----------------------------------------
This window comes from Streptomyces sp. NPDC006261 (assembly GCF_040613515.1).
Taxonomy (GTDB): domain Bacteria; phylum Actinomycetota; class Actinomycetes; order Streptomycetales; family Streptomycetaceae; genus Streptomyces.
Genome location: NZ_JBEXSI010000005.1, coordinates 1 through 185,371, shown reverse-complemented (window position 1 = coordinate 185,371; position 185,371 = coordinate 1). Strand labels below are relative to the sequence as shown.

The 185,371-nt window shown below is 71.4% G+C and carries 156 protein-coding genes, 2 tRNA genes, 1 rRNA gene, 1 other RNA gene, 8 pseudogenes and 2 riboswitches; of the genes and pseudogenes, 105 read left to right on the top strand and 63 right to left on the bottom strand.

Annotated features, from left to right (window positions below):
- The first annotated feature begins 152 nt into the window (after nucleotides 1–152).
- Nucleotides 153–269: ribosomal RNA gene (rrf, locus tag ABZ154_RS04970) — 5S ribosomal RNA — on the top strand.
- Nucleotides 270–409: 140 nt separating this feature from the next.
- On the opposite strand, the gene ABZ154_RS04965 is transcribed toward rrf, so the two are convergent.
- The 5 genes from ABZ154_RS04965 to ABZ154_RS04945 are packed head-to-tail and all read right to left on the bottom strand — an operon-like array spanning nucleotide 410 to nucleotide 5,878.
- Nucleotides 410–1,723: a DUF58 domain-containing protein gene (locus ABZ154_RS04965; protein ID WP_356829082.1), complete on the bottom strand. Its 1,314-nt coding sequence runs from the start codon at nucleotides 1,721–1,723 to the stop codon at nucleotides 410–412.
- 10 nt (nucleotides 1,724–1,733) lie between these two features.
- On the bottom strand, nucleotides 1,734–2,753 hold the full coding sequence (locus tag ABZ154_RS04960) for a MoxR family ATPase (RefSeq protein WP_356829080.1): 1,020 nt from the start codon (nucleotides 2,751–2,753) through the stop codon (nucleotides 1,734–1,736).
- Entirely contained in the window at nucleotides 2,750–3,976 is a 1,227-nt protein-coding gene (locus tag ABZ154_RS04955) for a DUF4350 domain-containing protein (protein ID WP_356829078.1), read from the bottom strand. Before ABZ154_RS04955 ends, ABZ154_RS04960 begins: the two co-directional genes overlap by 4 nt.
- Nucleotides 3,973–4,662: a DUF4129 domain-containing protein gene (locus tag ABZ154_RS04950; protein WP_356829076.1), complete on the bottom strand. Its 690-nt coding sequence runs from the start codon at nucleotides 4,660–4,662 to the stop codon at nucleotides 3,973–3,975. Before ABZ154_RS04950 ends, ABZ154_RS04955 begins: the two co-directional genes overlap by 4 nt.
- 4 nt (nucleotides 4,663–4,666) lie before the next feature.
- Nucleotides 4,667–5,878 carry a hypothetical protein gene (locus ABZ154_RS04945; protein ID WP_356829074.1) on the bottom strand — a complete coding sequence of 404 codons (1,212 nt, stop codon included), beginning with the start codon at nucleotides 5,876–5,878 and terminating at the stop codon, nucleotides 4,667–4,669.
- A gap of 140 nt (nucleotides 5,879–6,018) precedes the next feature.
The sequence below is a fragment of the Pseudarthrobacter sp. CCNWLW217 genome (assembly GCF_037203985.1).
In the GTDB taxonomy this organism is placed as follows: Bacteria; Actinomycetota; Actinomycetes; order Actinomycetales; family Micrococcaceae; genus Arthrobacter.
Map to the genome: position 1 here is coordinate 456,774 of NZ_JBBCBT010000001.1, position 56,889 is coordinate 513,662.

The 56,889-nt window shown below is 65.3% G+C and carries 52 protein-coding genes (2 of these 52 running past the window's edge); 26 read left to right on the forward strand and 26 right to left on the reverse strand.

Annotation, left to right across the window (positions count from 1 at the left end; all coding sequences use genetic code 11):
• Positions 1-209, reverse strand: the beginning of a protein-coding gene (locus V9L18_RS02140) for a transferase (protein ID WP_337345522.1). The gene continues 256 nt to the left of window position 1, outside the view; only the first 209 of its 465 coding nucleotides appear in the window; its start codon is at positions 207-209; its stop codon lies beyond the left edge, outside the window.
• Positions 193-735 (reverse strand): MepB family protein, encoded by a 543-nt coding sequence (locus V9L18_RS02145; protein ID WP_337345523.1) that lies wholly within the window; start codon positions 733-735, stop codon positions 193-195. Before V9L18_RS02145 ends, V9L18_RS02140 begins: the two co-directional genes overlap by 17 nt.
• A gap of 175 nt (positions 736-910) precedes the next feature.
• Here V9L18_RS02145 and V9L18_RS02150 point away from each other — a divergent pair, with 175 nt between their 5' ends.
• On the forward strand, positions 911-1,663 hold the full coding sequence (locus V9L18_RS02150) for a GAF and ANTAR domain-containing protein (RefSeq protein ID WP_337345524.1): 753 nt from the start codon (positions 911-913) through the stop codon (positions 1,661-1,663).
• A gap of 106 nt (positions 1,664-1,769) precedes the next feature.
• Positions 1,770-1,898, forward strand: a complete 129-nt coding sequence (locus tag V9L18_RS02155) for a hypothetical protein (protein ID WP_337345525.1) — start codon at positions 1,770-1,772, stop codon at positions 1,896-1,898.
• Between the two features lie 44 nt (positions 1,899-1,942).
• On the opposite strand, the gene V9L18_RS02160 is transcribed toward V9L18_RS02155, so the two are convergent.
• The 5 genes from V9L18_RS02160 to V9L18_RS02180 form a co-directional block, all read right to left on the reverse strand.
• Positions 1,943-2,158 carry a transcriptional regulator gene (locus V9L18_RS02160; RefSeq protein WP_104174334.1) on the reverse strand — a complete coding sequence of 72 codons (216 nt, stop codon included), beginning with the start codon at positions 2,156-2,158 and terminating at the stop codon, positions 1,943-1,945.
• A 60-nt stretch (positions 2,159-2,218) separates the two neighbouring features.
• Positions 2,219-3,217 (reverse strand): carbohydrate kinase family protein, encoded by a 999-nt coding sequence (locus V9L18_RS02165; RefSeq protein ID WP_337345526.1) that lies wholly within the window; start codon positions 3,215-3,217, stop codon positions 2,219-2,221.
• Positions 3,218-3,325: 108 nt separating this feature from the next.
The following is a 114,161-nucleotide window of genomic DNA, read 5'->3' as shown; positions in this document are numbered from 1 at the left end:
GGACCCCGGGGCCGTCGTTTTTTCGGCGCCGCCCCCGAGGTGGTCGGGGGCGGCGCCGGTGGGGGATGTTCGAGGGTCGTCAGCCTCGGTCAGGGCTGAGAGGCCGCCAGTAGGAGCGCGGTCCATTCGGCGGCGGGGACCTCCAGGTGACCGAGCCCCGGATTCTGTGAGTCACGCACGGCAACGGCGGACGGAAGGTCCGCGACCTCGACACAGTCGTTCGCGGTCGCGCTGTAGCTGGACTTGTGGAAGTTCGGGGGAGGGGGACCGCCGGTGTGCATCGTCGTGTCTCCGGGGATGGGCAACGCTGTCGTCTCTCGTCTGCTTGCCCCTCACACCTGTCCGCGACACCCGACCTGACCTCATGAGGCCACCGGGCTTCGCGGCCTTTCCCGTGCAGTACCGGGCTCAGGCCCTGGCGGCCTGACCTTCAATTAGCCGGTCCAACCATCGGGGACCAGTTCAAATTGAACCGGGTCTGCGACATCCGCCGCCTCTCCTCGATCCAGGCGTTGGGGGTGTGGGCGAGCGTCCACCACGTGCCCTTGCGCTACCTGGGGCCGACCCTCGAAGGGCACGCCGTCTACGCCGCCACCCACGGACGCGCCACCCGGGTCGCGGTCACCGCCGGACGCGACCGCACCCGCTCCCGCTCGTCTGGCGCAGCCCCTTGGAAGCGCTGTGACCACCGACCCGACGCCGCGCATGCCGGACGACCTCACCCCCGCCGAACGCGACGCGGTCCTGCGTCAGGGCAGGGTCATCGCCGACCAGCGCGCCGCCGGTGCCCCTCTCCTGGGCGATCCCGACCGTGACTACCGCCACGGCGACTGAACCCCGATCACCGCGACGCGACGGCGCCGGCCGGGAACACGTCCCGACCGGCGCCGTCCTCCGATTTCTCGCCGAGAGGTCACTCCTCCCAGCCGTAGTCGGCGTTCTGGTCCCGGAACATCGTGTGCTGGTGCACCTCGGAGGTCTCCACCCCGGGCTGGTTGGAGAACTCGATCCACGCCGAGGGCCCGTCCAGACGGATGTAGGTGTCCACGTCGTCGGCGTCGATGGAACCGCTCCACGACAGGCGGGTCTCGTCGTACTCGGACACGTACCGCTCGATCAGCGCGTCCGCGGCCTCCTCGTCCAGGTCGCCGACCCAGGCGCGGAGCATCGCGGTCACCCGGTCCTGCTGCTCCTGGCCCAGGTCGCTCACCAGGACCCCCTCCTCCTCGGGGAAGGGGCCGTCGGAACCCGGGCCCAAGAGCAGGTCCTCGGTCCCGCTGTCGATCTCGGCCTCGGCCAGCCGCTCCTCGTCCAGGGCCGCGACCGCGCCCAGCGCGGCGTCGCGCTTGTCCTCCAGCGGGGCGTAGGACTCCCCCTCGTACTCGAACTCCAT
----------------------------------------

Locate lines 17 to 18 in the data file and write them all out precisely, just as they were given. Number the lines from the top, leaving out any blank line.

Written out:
- Nucleotides 4,667–5,878 carry a hypothetical protein gene (locus ABZ154_RS04945; protein ID WP_356829074.1) on the bottom strand — a complete coding sequence of 404 codons (1,212 nt, stop codon included), beginning with the start codon at nucleotides 5,876–5,878 and terminating at the stop codon, nucleotides 4,667–4,669.
- A gap of 140 nt (nucleotides 5,879–6,018) precedes the next feature.